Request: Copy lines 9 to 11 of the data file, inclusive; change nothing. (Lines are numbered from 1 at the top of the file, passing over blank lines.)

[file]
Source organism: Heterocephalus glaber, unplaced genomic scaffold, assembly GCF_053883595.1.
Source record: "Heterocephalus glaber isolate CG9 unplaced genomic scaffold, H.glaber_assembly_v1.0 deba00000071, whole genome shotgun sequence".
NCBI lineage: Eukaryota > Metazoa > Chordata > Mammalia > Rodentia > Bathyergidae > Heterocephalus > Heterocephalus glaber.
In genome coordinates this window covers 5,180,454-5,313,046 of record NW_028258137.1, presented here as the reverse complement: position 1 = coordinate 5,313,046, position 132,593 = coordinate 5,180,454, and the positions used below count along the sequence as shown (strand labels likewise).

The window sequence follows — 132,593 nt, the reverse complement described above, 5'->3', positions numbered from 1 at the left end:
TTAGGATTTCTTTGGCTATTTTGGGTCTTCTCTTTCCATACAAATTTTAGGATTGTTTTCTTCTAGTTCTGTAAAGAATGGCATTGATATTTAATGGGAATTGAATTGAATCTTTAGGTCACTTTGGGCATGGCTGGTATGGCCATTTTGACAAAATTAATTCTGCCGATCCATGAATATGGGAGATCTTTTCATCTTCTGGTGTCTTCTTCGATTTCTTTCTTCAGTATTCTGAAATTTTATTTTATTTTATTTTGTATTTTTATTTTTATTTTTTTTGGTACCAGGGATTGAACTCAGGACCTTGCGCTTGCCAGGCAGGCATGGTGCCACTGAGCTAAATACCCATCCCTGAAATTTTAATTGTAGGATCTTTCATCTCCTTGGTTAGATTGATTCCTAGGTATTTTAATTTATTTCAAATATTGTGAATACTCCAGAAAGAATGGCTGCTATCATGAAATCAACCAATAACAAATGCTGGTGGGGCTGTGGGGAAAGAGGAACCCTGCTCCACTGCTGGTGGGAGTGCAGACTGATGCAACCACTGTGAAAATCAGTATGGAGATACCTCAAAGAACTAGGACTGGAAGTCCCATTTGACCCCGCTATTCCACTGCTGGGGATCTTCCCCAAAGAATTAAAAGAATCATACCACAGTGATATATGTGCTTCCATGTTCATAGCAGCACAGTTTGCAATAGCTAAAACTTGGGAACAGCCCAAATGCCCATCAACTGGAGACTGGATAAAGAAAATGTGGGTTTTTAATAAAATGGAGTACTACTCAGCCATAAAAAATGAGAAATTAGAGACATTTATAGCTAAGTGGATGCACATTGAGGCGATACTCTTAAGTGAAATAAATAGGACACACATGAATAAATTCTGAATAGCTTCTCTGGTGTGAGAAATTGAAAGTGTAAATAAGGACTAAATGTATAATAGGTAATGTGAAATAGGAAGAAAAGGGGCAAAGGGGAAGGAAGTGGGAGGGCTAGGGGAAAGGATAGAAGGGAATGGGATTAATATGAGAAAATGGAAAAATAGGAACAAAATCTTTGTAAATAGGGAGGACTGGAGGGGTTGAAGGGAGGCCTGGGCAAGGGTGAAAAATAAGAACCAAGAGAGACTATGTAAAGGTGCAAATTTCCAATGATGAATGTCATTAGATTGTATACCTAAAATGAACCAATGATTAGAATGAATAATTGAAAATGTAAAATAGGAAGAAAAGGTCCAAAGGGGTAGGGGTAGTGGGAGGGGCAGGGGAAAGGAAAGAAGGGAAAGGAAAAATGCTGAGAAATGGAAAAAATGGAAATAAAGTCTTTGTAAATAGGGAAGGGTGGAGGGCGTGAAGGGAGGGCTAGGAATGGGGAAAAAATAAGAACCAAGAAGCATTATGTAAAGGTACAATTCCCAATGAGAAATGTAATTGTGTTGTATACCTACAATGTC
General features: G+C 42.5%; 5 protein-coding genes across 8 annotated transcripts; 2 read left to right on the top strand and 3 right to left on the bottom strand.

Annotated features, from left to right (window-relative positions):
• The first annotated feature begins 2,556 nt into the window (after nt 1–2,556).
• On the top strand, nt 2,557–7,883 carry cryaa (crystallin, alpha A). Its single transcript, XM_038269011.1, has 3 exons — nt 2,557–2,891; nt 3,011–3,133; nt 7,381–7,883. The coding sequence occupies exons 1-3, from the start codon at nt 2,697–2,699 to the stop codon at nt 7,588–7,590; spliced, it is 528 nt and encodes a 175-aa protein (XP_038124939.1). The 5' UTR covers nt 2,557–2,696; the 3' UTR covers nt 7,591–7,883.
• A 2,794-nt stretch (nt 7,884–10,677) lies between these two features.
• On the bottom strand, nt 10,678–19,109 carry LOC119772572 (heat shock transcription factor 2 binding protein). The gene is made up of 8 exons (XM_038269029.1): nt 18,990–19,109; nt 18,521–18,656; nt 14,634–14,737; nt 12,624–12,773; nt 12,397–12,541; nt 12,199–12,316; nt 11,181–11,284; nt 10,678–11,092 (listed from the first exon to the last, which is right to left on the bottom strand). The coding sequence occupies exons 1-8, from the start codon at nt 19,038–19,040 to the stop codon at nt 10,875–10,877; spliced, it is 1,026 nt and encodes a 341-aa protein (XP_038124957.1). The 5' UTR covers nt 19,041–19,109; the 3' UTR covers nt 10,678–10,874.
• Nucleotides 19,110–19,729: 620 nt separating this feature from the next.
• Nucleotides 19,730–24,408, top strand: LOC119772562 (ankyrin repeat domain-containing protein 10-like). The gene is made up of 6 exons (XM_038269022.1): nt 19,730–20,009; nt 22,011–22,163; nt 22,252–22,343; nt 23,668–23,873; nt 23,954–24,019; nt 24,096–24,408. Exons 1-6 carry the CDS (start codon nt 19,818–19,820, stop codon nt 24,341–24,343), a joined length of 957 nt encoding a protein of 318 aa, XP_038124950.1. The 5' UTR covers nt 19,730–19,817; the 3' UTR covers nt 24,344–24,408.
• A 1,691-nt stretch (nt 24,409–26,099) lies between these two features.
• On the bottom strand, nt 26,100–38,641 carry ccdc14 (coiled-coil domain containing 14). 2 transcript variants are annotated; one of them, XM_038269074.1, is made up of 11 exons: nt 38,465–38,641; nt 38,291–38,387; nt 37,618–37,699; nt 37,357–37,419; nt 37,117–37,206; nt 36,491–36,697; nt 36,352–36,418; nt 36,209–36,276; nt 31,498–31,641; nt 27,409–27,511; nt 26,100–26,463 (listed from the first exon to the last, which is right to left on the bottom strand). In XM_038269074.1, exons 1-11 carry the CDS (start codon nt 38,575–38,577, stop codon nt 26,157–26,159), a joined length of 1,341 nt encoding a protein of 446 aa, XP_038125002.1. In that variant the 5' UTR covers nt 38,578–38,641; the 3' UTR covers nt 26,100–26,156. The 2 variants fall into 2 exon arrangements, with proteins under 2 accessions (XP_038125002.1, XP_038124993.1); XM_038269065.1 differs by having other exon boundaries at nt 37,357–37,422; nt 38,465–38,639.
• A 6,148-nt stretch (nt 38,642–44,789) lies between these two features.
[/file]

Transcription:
• The first annotated feature begins 2,556 nt into the window (after nt 1–2,556).
• On the top strand, nt 2,557–7,883 carry cryaa (crystallin, alpha A). Its single transcript, XM_038269011.1, has 3 exons — nt 2,557–2,891; nt 3,011–3,133; nt 7,381–7,883. The coding sequence occupies exons 1-3, from the start codon at nt 2,697–2,699 to the stop codon at nt 7,588–7,590; spliced, it is 528 nt and encodes a 175-aa protein (XP_038124939.1). The 5' UTR covers nt 2,557–2,696; the 3' UTR covers nt 7,591–7,883.
• A 2,794-nt stretch (nt 7,884–10,677) lies between these two features.